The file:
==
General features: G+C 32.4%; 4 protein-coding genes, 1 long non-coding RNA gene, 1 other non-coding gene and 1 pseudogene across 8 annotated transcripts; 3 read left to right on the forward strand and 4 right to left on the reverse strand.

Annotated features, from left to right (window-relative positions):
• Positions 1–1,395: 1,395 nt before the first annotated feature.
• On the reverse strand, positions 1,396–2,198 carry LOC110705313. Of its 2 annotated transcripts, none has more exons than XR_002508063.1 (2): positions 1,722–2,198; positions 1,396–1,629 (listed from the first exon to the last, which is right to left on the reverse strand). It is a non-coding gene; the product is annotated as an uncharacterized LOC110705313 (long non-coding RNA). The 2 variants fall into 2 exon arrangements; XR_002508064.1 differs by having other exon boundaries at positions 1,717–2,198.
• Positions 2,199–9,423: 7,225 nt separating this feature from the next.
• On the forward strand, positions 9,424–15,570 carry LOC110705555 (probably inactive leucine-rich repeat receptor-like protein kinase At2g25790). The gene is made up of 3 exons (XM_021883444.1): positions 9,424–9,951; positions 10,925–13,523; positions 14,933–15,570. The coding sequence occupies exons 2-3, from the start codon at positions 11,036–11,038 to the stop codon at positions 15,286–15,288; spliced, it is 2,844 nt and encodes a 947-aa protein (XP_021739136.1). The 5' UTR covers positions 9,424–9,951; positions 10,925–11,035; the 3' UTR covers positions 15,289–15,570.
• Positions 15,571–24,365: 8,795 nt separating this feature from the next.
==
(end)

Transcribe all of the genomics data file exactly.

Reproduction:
General features: G+C 32.4%; 4 protein-coding genes, 1 long non-coding RNA gene, 1 other non-coding gene and 1 pseudogene across 8 annotated transcripts; 3 read left to right on the forward strand and 4 right to left on the reverse strand.

Annotated features, from left to right (window-relative positions):
• Positions 1–1,395: 1,395 nt before the first annotated feature.
• On the reverse strand, positions 1,396–2,198 carry LOC110705313. Of its 2 annotated transcripts, none has more exons than XR_002508063.1 (2): positions 1,722–2,198; positions 1,396–1,629 (listed from the first exon to the last, which is right to left on the reverse strand). It is a non-coding gene; the product is annotated as an uncharacterized LOC110705313 (long non-coding RNA). The 2 variants fall into 2 exon arrangements; XR_002508064.1 differs by having other exon boundaries at positions 1,717–2,198.
• Positions 2,199–9,423: 7,225 nt separating this feature from the next.
• On the forward strand, positions 9,424–15,570 carry LOC110705555 (probably inactive leucine-rich repeat receptor-like protein kinase At2g25790). The gene is made up of 3 exons (XM_021883444.1): positions 9,424–9,951; positions 10,925–13,523; positions 14,933–15,570. The coding sequence occupies exons 2-3, from the start codon at positions 11,036–11,038 to the stop codon at positions 15,286–15,288; spliced, it is 2,844 nt and encodes a 947-aa protein (XP_021739136.1). The 5' UTR covers positions 9,424–9,951; positions 10,925–11,035; the 3' UTR covers positions 15,289–15,570.
• Positions 15,571–24,365: 8,795 nt separating this feature from the next.